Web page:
Tuesday, December 01, 2009
Thanks to the Morgan Museum, we can finally read Charles Dickens' changes to "A Christmas Story". While I was surprised to see no mention of the flag pole incident, the juiciest bit was on the first page. He'd originally intended to start the story with a jab at the Dorky Dane:
"Perhaps you think that Hamlet's intellects were strong. I doubt it. If you could have such a son tomorrow, depend upon it, you would find him a poser. He would be a most impracticable fellow to deal with, and however creditable he might be to the family, after his decease, he would prove a special incumbrance in his lifetime, trust me."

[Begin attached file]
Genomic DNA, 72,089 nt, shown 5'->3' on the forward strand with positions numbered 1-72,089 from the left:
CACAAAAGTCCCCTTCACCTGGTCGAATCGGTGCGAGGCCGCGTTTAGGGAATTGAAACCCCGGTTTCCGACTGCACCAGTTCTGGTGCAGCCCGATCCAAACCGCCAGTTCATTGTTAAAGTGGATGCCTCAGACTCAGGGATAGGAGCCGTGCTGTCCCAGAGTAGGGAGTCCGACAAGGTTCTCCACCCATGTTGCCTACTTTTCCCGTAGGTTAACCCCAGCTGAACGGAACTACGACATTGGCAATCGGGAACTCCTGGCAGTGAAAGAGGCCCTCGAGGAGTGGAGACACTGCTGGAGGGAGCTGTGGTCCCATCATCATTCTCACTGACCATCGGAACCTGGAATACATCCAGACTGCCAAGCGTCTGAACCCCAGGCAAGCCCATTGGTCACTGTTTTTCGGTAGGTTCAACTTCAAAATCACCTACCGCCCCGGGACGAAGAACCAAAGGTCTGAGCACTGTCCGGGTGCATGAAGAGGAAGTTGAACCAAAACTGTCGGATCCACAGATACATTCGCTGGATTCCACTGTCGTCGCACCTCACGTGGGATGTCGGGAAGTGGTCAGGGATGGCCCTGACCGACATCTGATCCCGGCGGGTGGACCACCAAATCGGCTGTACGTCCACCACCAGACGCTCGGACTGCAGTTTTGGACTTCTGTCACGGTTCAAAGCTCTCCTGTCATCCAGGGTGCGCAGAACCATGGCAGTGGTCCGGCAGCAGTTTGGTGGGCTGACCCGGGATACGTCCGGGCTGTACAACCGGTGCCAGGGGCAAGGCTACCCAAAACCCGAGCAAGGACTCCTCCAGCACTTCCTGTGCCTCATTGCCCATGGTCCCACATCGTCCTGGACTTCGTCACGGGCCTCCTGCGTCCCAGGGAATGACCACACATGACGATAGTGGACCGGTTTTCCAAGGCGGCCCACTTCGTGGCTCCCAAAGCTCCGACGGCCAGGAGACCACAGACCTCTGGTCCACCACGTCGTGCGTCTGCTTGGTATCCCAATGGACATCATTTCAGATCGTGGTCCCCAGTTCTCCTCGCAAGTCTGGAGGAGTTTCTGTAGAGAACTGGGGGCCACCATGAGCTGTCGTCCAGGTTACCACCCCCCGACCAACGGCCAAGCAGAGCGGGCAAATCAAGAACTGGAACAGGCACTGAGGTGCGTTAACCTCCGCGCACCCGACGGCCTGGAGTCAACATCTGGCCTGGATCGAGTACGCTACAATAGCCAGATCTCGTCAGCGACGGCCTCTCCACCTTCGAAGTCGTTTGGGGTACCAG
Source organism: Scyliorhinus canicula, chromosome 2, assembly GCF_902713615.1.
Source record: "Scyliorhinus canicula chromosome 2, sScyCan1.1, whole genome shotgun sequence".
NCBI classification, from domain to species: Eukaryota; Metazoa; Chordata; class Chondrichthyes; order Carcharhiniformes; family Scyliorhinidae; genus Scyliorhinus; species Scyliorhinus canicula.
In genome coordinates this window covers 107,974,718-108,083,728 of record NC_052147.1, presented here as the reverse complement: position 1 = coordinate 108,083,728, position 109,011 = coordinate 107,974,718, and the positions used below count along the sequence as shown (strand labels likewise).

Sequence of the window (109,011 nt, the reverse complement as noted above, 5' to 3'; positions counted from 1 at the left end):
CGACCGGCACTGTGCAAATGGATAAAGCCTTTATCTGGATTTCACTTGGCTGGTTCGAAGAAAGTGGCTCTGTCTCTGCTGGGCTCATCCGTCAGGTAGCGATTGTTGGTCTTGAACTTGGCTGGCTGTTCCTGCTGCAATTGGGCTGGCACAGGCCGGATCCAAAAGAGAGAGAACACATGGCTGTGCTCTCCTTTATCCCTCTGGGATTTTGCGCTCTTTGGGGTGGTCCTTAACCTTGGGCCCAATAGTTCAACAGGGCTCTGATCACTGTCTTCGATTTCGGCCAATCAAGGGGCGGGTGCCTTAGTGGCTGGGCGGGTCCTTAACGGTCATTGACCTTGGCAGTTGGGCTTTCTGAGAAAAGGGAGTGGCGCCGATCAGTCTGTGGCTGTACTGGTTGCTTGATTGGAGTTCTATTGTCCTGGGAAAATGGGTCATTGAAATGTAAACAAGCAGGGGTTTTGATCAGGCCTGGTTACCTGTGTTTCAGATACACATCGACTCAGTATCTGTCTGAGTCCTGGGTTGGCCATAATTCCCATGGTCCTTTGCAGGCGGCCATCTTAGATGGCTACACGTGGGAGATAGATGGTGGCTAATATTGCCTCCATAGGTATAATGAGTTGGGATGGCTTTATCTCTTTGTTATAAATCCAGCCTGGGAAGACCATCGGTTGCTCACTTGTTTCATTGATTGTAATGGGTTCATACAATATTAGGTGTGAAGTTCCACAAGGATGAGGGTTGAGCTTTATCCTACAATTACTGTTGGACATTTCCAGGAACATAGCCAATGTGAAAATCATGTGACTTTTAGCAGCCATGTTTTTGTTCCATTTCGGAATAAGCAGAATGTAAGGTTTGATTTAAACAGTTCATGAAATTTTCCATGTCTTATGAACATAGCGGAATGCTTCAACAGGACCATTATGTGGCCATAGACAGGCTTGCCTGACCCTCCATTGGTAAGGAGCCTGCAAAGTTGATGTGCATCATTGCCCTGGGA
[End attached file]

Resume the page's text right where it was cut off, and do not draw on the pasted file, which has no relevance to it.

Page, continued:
Later in the manuscript he refers to Macbeth as "a rather whipped sociopath," Richard III as "the gimpy king" and Juliet as "romantically impetuous, but with a nice rack".
I strongly recommend the entire manuscript for fans (or enemies) of both the Bard and the Blowhard!